Didn’t you play French Horn when you were in school?

Yeah, in middle school, I did. I played the French Horn. I don’t even know where you got that (laughs) but I did. It’s a great instrument. I took Beginning Orchestra and we all take this test, you know, that sort of determines what kind of ear you have and what kind of potential or whatever, and I got a hundred on my test so I got my choice of whatever instrument I wanted to learn. And I was such a kiss-butt (laughs). My teacher was the first chair French Horn player in the Fresno, California, Symphony so I figured I’m going to pick French Horn and maybe he’ll give me a little more attention and I was right. He loved it that I picked French Horn and I learned how to sight read that year, so that was very cool. But it really is a great instrument.

Can you still play it? Do you have one hidden in your closet somewhere?

I don’t have one (laughs). I don’t think I’ve played one since that year probably but I could still make it work.

You ought to tell the guys you want to put a little French Horn on the next record and see what they say.

Yeah, that would be my last day in the band (laughs)

What do you do when you’re not involved with 38 Special?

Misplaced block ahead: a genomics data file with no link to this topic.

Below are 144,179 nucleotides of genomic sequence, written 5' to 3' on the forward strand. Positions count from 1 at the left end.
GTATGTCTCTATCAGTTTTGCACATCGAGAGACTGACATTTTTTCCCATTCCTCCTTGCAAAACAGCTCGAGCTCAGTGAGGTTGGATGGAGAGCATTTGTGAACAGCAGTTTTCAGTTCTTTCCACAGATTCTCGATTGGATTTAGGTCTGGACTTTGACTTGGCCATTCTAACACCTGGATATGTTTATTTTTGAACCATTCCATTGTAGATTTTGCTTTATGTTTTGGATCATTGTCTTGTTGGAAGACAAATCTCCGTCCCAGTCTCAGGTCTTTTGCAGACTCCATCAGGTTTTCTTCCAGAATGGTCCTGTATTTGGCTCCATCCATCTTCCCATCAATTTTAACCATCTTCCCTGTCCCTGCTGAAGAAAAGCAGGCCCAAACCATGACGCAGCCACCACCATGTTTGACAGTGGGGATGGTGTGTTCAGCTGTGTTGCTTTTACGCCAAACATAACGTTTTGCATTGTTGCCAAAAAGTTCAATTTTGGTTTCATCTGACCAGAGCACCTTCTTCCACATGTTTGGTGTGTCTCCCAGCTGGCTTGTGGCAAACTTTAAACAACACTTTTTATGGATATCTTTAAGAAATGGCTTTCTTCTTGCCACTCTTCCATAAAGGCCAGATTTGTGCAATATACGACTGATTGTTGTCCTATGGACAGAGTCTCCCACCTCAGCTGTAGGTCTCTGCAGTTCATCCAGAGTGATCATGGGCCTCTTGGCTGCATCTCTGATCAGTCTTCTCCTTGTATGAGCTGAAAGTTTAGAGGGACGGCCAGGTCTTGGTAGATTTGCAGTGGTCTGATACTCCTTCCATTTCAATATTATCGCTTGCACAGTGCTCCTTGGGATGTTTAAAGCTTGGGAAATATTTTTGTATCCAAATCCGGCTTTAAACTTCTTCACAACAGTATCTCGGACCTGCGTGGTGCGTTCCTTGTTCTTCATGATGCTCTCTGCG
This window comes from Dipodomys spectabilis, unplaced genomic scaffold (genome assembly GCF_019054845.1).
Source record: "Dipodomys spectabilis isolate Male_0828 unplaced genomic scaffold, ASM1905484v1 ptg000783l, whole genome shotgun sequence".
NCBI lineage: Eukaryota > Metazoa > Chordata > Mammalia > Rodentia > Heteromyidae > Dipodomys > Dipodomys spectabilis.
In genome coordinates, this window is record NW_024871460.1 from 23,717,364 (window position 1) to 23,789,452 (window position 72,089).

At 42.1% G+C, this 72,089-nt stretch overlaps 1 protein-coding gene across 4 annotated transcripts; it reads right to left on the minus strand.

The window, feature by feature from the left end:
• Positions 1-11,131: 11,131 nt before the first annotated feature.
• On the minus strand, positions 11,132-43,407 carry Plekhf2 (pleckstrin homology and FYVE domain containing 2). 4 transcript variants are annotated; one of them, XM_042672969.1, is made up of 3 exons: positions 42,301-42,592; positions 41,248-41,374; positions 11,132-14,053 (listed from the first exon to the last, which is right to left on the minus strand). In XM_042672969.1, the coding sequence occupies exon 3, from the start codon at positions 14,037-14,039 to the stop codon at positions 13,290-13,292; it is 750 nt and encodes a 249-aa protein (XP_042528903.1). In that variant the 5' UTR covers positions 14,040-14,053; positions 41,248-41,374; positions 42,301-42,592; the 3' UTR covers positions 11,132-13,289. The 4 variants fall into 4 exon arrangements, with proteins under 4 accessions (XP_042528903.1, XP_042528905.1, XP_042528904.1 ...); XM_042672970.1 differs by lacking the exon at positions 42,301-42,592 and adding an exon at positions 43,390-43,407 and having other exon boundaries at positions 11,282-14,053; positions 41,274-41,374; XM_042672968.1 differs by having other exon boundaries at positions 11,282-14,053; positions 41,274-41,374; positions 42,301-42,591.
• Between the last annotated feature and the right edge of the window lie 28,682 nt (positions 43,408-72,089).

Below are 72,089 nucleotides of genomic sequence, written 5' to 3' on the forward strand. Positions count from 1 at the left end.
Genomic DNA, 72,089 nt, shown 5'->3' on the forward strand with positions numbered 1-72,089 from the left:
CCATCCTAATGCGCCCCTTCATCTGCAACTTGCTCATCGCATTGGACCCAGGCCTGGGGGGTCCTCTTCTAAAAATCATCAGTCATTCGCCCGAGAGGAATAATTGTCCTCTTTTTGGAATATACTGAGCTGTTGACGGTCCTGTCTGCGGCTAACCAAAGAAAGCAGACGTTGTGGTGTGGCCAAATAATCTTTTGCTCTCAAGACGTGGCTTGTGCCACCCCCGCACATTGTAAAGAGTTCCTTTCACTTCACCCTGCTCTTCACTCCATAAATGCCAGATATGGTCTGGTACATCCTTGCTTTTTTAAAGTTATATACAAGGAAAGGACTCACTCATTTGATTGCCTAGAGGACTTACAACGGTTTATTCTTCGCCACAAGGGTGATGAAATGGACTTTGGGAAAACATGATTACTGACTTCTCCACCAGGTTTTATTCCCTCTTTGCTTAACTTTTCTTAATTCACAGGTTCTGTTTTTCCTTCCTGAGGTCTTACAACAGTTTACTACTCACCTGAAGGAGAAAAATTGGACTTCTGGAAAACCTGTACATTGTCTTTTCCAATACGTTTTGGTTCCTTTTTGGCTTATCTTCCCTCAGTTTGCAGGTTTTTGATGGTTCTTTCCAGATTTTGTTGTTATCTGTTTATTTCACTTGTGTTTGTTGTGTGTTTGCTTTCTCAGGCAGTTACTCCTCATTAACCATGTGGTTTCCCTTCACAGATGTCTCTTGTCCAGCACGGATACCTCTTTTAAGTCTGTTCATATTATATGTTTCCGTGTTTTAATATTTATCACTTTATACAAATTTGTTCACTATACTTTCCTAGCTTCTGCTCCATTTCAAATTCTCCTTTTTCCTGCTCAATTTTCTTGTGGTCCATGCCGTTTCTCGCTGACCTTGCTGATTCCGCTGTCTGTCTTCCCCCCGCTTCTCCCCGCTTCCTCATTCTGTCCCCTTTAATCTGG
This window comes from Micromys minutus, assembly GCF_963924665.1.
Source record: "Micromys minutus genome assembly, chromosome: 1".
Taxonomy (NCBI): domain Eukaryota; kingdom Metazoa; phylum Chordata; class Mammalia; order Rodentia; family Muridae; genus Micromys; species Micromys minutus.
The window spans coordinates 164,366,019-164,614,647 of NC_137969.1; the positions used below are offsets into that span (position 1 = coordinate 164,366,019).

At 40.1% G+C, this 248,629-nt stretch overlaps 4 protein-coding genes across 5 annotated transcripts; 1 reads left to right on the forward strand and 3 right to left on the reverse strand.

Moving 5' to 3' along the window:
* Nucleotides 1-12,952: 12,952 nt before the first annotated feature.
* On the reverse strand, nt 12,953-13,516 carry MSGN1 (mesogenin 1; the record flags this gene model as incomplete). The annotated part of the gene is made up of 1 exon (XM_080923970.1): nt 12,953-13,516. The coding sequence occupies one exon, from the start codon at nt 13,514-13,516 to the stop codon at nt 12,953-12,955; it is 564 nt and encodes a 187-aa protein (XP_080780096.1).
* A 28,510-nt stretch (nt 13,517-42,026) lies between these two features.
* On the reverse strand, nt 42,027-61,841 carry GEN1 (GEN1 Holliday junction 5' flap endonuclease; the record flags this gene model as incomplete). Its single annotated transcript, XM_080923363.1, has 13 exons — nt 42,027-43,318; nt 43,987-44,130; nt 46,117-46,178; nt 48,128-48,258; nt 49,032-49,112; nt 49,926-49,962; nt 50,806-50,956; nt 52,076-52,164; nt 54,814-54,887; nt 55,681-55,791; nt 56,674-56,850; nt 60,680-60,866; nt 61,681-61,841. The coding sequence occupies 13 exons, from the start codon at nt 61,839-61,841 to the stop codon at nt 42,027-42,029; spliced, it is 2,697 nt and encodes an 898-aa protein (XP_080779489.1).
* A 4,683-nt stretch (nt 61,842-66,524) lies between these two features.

I’ve got the wildest story about what’s happened to me over the past month. It’s pretty crazy but I’ll tell it to you anyway (laughs). There is an extension ministry at our church and it’s the prison ministry and what they do is they’ll go in and do things to help the men out. Like we brought them a bunch of Christmas baskets this year. And it was the first time that I’d ever gone. Before I went in, an email was sent out saying what some of the things they needed were and that they needed some equipment, cause there’s a musical band within the prison. I had a couple of amps sitting in the garage and I donated those. They were just sitting there dusty, I don’t feel like I gave much of anything, it was no effort. But when I got in there and met the prisoners and heard them play, the equipment they had to play on was so dismal. So I went and introduced myself to them and said, look, I’m going to try and improve this situation and do what I can. So I started bringing their guitars out, and their guitars were in such bad shape that it was really sad and pitiful, so I took their guitars and started getting them fixed one at a time. And then I asked around for friends to donate some gear and people at our church were real good about helping out with this thing and that thing.